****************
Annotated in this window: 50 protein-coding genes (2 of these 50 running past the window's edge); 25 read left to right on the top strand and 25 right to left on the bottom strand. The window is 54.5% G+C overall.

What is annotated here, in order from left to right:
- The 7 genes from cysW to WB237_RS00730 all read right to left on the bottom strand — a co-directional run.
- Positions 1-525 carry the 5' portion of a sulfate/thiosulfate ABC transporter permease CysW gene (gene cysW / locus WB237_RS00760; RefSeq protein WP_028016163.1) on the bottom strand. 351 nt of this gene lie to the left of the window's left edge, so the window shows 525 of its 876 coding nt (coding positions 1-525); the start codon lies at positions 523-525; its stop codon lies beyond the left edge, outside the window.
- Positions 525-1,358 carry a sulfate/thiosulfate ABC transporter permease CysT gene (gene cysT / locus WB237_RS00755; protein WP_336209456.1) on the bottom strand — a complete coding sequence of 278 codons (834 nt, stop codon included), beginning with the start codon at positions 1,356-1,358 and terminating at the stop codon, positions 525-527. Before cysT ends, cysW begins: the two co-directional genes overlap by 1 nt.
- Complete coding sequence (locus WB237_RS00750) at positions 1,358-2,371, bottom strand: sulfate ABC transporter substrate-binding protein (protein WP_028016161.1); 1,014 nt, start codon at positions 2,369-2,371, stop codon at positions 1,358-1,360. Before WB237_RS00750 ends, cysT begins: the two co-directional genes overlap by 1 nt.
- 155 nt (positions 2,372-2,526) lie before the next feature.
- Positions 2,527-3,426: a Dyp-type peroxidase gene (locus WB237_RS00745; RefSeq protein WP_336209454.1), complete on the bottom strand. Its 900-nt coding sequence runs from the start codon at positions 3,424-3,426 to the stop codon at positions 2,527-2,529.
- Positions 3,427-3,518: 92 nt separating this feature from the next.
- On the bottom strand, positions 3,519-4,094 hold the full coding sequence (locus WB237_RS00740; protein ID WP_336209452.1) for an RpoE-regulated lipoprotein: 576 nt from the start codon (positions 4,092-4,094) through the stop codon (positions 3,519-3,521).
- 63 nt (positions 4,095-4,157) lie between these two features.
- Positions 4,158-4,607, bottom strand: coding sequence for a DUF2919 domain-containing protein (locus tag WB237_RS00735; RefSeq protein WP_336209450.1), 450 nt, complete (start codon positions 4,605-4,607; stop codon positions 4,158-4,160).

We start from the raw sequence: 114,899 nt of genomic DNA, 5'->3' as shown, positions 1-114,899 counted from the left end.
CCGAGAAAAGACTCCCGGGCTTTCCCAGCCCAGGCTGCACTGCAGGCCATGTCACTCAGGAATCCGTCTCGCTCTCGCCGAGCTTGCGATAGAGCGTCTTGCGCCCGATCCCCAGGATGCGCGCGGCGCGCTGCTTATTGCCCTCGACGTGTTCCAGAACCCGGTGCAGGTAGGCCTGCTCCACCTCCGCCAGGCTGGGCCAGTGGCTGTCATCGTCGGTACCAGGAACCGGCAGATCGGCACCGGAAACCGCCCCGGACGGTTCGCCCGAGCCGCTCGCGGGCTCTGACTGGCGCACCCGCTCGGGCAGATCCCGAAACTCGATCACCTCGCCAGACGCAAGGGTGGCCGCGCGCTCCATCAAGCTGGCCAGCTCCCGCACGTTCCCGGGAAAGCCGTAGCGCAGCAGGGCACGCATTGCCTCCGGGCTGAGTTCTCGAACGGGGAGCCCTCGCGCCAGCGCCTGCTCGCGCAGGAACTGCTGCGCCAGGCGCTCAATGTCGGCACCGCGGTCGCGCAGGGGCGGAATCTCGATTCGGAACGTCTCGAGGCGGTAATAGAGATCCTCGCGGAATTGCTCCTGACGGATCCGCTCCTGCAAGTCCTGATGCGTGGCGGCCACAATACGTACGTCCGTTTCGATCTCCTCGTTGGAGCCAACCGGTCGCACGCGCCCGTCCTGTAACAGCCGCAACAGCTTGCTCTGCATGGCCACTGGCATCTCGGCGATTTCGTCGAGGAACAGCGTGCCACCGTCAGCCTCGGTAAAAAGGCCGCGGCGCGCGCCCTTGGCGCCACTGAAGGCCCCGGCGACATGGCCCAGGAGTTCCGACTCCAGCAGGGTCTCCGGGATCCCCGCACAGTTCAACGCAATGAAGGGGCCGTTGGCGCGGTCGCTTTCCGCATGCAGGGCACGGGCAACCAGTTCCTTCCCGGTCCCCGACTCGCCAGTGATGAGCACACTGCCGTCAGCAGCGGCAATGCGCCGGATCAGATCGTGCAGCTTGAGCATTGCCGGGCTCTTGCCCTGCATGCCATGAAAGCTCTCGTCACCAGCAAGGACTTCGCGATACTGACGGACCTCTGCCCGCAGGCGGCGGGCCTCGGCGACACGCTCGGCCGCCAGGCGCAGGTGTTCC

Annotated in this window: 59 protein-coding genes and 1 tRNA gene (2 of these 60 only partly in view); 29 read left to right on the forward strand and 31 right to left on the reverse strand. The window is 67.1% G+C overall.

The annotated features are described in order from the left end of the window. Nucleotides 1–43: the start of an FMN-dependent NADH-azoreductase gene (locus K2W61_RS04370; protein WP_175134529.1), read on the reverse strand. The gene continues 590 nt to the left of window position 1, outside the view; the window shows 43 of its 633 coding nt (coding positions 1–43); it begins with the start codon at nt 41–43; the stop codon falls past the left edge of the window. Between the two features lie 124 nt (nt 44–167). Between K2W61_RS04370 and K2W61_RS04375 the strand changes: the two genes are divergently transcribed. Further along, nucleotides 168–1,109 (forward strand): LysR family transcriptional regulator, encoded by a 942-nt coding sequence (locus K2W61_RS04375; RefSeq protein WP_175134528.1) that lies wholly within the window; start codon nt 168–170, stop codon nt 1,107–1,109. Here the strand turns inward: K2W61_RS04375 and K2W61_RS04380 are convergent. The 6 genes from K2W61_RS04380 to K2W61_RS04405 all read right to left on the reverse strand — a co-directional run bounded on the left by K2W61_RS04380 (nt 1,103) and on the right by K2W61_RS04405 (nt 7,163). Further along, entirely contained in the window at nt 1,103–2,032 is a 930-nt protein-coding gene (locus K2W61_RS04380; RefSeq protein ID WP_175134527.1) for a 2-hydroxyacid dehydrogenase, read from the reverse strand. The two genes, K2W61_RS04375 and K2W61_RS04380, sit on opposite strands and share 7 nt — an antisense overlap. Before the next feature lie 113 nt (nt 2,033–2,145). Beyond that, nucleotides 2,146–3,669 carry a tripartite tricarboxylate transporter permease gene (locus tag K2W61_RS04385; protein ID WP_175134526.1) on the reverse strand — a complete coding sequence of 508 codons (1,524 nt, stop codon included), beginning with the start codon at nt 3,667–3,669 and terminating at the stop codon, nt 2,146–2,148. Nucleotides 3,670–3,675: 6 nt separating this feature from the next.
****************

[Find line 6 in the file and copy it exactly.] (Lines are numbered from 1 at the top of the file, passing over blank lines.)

- Complete coding sequence (locus WB237_RS00750) at positions 1,358-2,371, bottom strand: sulfate ABC transporter substrate-binding protein (protein WP_028016161.1); 1,014 nt, start codon at positions 2,369-2,371, stop codon at positions 1,358-1,360. Before WB237_RS00750 ends, cysT begins: the two co-directional genes overlap by 1 nt.